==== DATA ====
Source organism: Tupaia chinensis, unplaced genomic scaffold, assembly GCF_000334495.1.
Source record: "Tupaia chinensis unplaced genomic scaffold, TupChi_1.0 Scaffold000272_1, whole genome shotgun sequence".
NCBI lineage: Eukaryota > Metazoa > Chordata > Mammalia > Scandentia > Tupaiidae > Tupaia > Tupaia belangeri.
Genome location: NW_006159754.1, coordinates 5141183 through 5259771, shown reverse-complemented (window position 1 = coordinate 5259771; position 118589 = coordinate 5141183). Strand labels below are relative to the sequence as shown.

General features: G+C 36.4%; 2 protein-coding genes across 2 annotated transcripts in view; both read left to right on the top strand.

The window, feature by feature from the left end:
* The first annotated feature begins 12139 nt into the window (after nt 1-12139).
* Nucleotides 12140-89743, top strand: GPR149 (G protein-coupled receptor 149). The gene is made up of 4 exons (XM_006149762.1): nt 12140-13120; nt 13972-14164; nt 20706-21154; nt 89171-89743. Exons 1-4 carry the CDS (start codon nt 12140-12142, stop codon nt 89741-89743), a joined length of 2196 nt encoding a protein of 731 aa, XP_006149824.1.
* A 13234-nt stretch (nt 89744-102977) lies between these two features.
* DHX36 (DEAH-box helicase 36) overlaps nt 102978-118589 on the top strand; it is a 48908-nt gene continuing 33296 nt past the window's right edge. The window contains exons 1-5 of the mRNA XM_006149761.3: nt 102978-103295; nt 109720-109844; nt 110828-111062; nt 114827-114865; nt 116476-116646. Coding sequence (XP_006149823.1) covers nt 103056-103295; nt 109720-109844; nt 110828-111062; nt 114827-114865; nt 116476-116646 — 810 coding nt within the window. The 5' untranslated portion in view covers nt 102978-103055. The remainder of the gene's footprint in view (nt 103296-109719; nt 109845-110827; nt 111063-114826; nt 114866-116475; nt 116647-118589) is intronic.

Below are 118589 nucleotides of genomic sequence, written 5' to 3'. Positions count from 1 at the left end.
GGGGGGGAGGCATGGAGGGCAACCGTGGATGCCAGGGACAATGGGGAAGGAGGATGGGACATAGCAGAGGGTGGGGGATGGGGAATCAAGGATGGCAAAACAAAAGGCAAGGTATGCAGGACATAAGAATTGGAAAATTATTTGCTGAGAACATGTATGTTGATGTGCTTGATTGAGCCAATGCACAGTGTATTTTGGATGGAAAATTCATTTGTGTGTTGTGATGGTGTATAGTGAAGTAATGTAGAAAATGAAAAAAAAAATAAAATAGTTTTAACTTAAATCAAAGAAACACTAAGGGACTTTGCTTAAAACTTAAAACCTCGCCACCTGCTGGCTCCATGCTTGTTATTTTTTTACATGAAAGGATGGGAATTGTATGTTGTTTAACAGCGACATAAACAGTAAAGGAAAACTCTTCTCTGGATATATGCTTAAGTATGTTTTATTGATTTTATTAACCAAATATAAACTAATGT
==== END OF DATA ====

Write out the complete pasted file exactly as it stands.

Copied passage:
Source organism: Tupaia chinensis, unplaced genomic scaffold, assembly GCF_000334495.1.
Source record: "Tupaia chinensis unplaced genomic scaffold, TupChi_1.0 Scaffold000272_1, whole genome shotgun sequence".
NCBI lineage: Eukaryota > Metazoa > Chordata > Mammalia > Scandentia > Tupaiidae > Tupaia > Tupaia belangeri.
Genome location: NW_006159754.1, coordinates 5141183 through 5259771, shown reverse-complemented (window position 1 = coordinate 5259771; position 118589 = coordinate 5141183). Strand labels below are relative to the sequence as shown.

General features: G+C 36.4%; 2 protein-coding genes across 2 annotated transcripts in view; both read left to right on the top strand.

The window, feature by feature from the left end:
* The first annotated feature begins 12139 nt into the window (after nt 1-12139).
* Nucleotides 12140-89743, top strand: GPR149 (G protein-coupled receptor 149). The gene is made up of 4 exons (XM_006149762.1): nt 12140-13120; nt 13972-14164; nt 20706-21154; nt 89171-89743. Exons 1-4 carry the CDS (start codon nt 12140-12142, stop codon nt 89741-89743), a joined length of 2196 nt encoding a protein of 731 aa, XP_006149824.1.
* A 13234-nt stretch (nt 89744-102977) lies between these two features.
* DHX36 (DEAH-box helicase 36) overlaps nt 102978-118589 on the top strand; it is a 48908-nt gene continuing 33296 nt past the window's right edge. The window contains exons 1-5 of the mRNA XM_006149761.3: nt 102978-103295; nt 109720-109844; nt 110828-111062; nt 114827-114865; nt 116476-116646. Coding sequence (XP_006149823.1) covers nt 103056-103295; nt 109720-109844; nt 110828-111062; nt 114827-114865; nt 116476-116646 — 810 coding nt within the window. The 5' untranslated portion in view covers nt 102978-103055. The remainder of the gene's footprint in view (nt 103296-109719; nt 109845-110827; nt 111063-114826; nt 114866-116475; nt 116647-118589) is intronic.

Below are 118589 nucleotides of genomic sequence, written 5' to 3'. Positions count from 1 at the left end.
GGGGGGGAGGCATGGAGGGCAACCGTGGATGCCAGGGACAATGGGGAAGGAGGATGGGACATAGCAGAGGGTGGGGGATGGGGAATCAAGGATGGCAAAACAAAAGGCAAGGTATGCAGGACATAAGAATTGGAAAATTATTTGCTGAGAACATGTATGTTGATGTGCTTGATTGAGCCAATGCACAGTGTATTTTGGATGGAAAATTCATTTGTGTGTTGTGATGGTGTATAGTGAAGTAATGTAGAAAATGAAAAAAAAAATAAAATAGTTTTAACTTAAATCAAAGAAACACTAAGGGACTTTGCTTAAAACTTAAAACCTCGCCACCTGCTGGCTCCATGCTTGTTATTTTTTTACATGAAAGGATGGGAATTGTATGTTGTTTAACAGCGACATAAACAGTAAAGGAAAACTCTTCTCTGGATATATGCTTAAGTATGTTTTATTGATTTTATTAACCAAATATAAACTAATGT